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On July 31, the US Office of the Comptroller of the Currency announced it would begin accepting national charter applications from fintech firms, granting them federal rather than state oversight for the first time.
The impact could be seismic for financial service providers in the country.
For fintech and online lenders, it should come as welcome news: instead of complying to rules in each state in which they have presence, they have the opportunity to be governed by a single, nationwide regime.
From an operational perspective, it could mean easier and cheaper compliance protocols. The savings could be passed onto their clients and allow for better services where they also cross state borders.
The OCC will now be able to accept applications from non-depository fintech firms for a special purpose national bank charter. It means fintech firms will no longer be forced to partner with a traditional bank to attempt nationwide growth rather, they can operate under the single federal license across the country.
In a report endorsing the OCC’s announcement, the Treasury said the charter could support non-bank financial institutions and foster technological innovation. But not everyone is convinced.
The Independent Community Bankers of America has previously said a fintech charter could allow smaller lenders to circumvent the country’s onerous and expensive banking rules. In order to contain any risk associated with a wider reach of lenders, the OCC will only accept applications from non-depository fintechs, and while that in itself puts some sectoral firms at a disadvantage, it also overlooks the innovative nature of the fintech industry.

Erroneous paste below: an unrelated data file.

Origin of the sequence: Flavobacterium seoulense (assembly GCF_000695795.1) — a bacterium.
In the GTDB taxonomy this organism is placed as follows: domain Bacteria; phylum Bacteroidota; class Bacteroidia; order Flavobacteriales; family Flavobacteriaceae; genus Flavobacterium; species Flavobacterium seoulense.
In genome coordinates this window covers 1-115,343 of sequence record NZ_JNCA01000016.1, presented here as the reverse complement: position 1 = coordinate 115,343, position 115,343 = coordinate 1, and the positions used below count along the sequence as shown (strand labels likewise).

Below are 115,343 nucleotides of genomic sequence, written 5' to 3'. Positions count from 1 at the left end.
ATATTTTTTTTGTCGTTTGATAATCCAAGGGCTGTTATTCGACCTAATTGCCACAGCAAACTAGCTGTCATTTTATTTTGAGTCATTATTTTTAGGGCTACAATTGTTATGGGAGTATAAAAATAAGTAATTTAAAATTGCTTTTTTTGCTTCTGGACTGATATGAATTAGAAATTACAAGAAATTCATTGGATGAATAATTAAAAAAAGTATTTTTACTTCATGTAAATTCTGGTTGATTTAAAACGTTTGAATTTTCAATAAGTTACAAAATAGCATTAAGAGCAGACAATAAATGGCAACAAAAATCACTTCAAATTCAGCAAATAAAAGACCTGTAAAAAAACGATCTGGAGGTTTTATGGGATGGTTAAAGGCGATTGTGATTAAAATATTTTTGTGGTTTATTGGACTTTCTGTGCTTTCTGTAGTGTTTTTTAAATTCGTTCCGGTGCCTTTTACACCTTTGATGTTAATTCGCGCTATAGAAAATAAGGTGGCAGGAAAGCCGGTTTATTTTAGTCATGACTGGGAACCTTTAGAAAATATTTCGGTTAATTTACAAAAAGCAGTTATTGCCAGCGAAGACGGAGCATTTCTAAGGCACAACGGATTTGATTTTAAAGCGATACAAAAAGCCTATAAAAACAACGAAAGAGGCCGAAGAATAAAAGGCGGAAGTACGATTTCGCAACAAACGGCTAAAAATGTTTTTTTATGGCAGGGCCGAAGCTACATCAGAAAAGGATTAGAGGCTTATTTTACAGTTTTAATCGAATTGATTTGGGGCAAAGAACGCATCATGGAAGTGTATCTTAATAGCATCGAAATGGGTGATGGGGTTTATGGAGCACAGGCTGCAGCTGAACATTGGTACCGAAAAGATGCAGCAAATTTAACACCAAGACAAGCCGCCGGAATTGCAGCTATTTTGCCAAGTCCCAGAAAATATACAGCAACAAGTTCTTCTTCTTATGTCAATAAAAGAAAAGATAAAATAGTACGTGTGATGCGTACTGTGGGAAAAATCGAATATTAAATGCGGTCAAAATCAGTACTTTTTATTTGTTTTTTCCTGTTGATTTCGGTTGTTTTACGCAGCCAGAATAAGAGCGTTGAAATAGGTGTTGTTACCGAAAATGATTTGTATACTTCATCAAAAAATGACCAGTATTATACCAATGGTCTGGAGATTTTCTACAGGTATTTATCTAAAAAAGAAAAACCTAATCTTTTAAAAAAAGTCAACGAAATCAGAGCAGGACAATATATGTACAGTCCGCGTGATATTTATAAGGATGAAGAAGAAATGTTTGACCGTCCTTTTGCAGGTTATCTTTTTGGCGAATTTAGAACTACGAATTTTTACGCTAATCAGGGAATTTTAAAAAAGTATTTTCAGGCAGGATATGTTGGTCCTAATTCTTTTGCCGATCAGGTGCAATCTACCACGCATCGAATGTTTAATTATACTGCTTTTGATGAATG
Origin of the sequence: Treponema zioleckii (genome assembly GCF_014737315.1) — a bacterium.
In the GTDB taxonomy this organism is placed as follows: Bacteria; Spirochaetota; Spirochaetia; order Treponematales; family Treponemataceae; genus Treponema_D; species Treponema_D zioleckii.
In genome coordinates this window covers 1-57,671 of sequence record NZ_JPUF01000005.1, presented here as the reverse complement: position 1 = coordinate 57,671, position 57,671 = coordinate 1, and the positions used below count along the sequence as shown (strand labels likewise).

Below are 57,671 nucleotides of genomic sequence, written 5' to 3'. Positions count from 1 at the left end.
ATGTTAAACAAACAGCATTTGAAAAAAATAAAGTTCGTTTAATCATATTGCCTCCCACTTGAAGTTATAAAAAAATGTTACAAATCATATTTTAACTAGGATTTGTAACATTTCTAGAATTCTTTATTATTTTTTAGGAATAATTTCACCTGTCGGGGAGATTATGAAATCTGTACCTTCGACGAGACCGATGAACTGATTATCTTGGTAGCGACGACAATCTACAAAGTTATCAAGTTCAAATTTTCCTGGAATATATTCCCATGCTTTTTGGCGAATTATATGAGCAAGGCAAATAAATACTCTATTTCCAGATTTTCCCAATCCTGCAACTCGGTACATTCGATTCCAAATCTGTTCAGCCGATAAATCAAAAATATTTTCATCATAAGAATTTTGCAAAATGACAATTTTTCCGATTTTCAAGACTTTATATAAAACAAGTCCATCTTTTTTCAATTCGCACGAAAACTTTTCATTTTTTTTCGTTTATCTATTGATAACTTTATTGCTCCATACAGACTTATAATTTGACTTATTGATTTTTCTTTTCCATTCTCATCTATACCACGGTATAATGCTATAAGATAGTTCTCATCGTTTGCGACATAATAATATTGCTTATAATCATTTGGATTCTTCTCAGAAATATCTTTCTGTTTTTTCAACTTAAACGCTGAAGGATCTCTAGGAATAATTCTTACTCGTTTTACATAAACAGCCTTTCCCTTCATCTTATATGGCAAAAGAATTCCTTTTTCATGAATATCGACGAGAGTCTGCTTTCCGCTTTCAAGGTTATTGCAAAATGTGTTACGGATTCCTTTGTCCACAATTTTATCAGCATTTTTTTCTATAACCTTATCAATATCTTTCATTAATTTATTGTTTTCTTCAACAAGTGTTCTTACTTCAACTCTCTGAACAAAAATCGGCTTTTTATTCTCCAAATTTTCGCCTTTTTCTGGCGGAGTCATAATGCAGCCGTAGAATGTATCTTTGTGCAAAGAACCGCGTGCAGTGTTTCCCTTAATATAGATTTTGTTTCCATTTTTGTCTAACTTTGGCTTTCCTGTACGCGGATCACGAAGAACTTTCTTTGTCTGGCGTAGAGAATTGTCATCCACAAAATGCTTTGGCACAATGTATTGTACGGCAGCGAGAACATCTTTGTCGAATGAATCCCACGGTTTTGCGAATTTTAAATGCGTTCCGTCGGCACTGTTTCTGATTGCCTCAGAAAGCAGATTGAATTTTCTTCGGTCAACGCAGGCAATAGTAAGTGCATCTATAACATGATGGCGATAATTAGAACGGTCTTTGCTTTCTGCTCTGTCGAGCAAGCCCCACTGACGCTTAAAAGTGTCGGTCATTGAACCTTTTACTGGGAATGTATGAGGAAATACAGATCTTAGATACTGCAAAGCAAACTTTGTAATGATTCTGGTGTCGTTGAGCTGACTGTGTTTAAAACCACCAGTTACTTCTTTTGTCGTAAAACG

“Since fintech companies are notorious for changing their business plans frequently, it is beyond reasonable belief that a fintech national bank will not at some point accept deposits—which changes it into a run-of-the mill national bank,” said Joseph Lynyak, partner at Dorsey & Whitney, a law firm. “If that occurs and it fails, will the FDIC step in if it has not granted deposit insurance?"
While the rule change will be embraced by fintech firms across the US, any such optimism could be short lived. Even though President Trump recently paved the way for Washington to roll back the Dodd Frank Act, the country’s major banks have been subject to a growing list of rules and regulations over the past decade. They’re unlikely to put up much of a fight should smaller, nimbler lenders breeze into the market and bypass the rules.
As Lynyak puts it: "It is hard to conceive that insured national banks will allow the OCC to allow a fintech entity a national bank charter without insisting that all national bank obligations apply—which is what fintech companies want to avoid".
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